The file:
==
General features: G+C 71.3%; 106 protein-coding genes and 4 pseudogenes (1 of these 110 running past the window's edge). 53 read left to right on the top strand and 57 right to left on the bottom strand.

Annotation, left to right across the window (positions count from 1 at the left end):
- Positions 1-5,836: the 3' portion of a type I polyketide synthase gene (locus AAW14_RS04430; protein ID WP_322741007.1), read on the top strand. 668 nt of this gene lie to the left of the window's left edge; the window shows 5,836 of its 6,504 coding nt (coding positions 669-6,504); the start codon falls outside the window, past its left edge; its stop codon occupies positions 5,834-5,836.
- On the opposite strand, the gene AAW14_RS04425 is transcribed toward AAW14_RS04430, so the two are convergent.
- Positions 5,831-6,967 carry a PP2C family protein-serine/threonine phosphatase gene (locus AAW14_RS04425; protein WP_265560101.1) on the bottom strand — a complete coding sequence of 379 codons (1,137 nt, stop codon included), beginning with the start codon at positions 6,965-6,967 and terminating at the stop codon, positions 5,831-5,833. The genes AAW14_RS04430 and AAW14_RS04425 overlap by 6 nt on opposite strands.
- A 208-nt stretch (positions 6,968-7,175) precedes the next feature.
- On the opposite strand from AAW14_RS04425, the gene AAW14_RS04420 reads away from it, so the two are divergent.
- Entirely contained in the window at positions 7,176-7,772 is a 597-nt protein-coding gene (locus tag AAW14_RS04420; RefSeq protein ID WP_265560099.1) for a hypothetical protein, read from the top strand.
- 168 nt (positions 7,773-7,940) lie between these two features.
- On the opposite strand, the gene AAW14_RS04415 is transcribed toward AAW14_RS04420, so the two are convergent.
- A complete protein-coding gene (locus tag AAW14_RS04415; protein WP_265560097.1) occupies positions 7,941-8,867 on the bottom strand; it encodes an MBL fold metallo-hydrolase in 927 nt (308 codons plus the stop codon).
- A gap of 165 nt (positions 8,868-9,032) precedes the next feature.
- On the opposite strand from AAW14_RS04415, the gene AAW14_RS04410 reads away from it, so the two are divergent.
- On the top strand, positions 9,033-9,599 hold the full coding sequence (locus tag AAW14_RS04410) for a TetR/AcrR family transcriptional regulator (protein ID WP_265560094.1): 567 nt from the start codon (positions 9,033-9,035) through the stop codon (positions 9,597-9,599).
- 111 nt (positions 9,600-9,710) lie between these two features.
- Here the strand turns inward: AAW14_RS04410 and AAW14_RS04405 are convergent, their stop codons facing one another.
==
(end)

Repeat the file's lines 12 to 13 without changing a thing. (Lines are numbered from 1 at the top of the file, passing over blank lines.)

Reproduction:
- A gap of 165 nt (positions 8,868-9,032) precedes the next feature.
- On the opposite strand from AAW14_RS04415, the gene AAW14_RS04410 reads away from it, so the two are divergent.